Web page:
The Lobster Shift: The Chelsea Triangle, 24-Hour Diners and Late Night Revelry

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Baklava and a martini--what else do you finish the night with? Photo: Kenneth Rosen

Baklava and a martini–what else do you finish the night with? Photo: Kenneth Rosen

The Lobster Shift is a monthly column by Kenneth Rosen that explores the city’s all-night eateries and their inhabitants.

At two a.m. the Empire State Building goes dark. I’ve seen the lights dim while wandering the city during or after my overnight Lobster Shift at a newsroom in Midtown. The lights extinguish and the skyline edges closer to the eerie Gotham that this city once was. The past lingers below, on darkened streets where cabbies sip from Anthora cups, couples clutch each other and stagger home, manholes puff scarves of steam beneath high-pressure sodium light fixtures–a nocturnal landscape that may soon disappear.

South of the Empire State in Madison Square Park, the mellow amber glow from the Met Life Tower’s gilded peak is the piece of Manhattan that persists after my exit to Queens–always visible during my nightly walks home through Sunnyside. Its glow is so insusceptible to dimming that I like to believe the luminescence of its bigger sibling uptown hides there overnight, waiting.

When I think of those two towers, I think about a time in New York that lingers after dark. Like North Stars, they lead me to where people are awake, where there’s revelry and, importantly, food.

Chelsea Square | Photo: Kenneth Rosen

Chelsea Square | Photo: Kenneth Rosen

To the west of the Met Life Tower is what I think of as the Chelsea Triangle. Three diners there in a tight cluster cater to a crowd of raucous, carefree college students and a smattering of tepid, weary noctivagants (yours truly, plus haggard men twice my age). It’s best on weekends, quiet on weeknights, and always provides some of the best people watching in Manhattan. It’s also a wonderful place to meander and reminisce in the hours after the Empire State Building goes dark, as I did on several recent nights.

At Chelsea Square (368 W. 23rd St. #1), bracketing the corner of 23rd Street and Ninth Avenue, I sat at a table against the window on a cold evening. Everything about the place seemed crowded and tight, cramped but inviting.

The menu arrived—big, laminated, geriatric font—and I ordered a check with my coffee. The young man seated across from me slumped underneath his table, searching for a phone he’d misplaced.

“I can’t find it,” he muttered to no one in particular. One of the wait staff hurried over.

“Sir, sir,” the portly wait staff man said in broken English. “Where was it last? Who would have seen it? Should I call? Let’s call. We’ll find it, sit tight. This is going to work out just fine.”

On a different night, Chelsea Square feels like kicking back in my own living room. There’s a grace to what the staff there does. The food comes quickly and though it doesn’t always rise above common diner fare, but that isn’t why I’ve come. I’m there for the coffee before the main dinner, just a short walk away, at Good Stuff.

Good Stuff | Kenneth Rosen

Good Stuff | Photo: Kenneth Rosen

Good Stuff (109 W. 14th St.) tries to be what it is not—an after hours club. Despite the plush club-ready banquettes, the gaudy backsplashes, tiled walls and retro Googie-themed details persist. This is a diner. But that’s okay. I took a seat by the window that looks out onto an ever-present sidewalk construction shed. I knew this wasn’t my last stop, even as I consider the chicken shish kabob ($18.95), the roast beef and brisket ($19.95), the Manhattan clam chowder. The patrons here are in limbo. Unlike myself, they’re weighing the options of staying in or cashing out. The bar here is a bright and exposed wrap-around L-shape that is neither cozy or cramped. It’s a halfway house for a night out, wedged between the 1,2,3,L,F,M lines.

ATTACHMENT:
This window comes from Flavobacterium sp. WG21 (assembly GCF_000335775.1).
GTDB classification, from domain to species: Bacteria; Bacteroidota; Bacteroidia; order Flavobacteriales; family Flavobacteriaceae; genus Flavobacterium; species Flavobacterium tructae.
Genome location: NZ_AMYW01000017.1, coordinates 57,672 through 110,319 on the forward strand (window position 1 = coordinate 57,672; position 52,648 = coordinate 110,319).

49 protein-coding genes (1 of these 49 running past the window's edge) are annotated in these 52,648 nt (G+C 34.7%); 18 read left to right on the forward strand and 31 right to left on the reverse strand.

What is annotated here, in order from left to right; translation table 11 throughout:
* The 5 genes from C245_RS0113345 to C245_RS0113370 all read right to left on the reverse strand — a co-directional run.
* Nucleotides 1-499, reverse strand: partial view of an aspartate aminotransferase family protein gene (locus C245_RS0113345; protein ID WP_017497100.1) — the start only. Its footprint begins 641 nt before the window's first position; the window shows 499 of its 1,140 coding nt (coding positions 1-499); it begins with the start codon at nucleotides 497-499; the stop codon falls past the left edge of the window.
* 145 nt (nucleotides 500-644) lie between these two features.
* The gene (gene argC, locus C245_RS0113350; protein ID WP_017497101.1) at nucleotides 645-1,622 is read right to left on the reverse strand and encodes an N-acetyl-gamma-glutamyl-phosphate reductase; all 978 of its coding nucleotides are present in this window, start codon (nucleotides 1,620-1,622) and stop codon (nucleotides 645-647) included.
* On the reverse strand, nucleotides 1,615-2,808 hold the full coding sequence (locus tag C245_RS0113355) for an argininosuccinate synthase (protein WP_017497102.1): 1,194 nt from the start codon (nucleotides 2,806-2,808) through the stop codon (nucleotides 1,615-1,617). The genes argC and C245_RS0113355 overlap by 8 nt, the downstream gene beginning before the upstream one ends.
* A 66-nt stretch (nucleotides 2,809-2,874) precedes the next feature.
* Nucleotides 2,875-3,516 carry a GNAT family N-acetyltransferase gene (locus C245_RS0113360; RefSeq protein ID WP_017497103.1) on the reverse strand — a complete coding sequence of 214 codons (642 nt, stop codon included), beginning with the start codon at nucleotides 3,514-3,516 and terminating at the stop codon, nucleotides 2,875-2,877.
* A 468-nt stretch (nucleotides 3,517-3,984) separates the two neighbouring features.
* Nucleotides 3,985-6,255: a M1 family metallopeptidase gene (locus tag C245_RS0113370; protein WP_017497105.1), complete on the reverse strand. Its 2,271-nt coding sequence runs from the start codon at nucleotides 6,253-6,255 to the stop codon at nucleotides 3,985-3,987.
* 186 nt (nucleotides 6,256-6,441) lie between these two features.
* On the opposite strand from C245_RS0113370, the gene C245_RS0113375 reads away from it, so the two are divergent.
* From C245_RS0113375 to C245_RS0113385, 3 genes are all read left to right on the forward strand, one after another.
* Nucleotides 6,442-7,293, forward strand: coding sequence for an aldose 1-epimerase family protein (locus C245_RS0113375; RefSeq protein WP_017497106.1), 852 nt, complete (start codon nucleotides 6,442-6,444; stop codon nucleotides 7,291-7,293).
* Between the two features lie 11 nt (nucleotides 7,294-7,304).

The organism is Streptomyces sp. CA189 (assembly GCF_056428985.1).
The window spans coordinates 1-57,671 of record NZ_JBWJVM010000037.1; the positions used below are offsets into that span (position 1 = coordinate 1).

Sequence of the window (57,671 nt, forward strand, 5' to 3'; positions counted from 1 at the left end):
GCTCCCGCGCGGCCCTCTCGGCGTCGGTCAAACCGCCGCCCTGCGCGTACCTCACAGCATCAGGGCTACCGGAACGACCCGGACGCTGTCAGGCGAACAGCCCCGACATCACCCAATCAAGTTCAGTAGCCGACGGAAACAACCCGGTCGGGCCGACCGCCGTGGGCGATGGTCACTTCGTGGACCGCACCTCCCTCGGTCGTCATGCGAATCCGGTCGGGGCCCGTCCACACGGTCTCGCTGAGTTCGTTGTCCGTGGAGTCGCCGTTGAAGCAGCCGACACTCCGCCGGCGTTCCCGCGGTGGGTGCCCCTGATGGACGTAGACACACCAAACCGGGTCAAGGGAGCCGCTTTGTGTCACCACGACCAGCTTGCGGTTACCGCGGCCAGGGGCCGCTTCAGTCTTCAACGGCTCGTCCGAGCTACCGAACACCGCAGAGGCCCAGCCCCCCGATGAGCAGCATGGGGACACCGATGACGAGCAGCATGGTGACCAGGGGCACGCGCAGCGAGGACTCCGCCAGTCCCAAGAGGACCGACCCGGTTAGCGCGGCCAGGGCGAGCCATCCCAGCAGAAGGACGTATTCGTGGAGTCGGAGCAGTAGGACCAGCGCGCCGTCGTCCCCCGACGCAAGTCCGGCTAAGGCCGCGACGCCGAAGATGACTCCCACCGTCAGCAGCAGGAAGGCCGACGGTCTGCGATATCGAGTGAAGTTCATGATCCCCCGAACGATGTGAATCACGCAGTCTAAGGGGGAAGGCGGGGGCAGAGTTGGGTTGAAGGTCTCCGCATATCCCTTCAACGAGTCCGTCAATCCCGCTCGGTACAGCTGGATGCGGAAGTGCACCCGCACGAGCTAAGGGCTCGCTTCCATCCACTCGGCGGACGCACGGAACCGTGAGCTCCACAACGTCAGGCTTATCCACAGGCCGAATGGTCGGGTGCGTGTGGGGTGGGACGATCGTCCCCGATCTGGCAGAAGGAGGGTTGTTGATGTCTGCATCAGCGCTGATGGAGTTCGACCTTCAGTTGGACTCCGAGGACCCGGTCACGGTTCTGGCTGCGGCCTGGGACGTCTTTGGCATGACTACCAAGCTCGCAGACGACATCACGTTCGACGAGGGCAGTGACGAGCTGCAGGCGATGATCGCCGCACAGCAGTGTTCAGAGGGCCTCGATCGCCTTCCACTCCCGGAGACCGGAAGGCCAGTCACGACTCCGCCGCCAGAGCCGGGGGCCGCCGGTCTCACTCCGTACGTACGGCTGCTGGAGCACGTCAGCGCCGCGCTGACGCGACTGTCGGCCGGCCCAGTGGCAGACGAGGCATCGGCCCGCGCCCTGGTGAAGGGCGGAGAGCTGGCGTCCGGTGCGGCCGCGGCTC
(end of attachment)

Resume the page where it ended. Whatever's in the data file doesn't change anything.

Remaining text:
The art of the nightcap is one of both indulgence and practicality. I find that it requires ambiance as well as a generous pour, which no doubt exists at my final destination. At no point in the night is Hollywood Diner (574 6th Ave.) a bad call. An attractive hostess in thick-rimmed, burnished Lucite glasses said hello, expectant, waiting for directions, eager for me to choose a seat. Anywhere I’d like. Drinks and dessert, is all. I waved off the menu, a decorated hard-bound book meant to disguise the hallmark of all diners–laminated pages with peeling edges.

Hollywood Diner | Kenneth Rose

Hollywood Diner | Photo: Kenneth Rosen

Baklava ($5). Cheesecake ($2.75). The latter is the real deal, vanilla base, not citrus. Crumb crust, not cookie. For $9.95 order one of the 12 specialty cocktails: Agent Orange, Mexicana, Hollywood Twist. The latter ties in the theme of photographs of Hollywood stars that hang on the walls, and of course, the diner’s name. A subdued vibe invites a mixed crowd, something akin to a late-night lounge, lights turned low.

I ordered a martini, and watched the hostess sit down across from two elderly men and strike up conversation in a language I could not understand. One of the men wore a light-brown duster and Burberry scarf. They were all laughing, sharing a secret. Then the man turned his voice down low and leaned in to the hostess and said, “Seriously, though. We have some papers for you to sign.”

My drink and baklava arrive and I ask for the check to stay mobile, footloose. I won’t be here long. The night’s young or old, whichever way you spin it. This is New York City during the small hours, the way I’m certain it’s always been, raucous and subdued, tempered but vibrant. A group of young women dressed to the nines stumble in. They seem to have parachuted in from a club in Ibiza. But they soon leave, taken by the night, and I with them.

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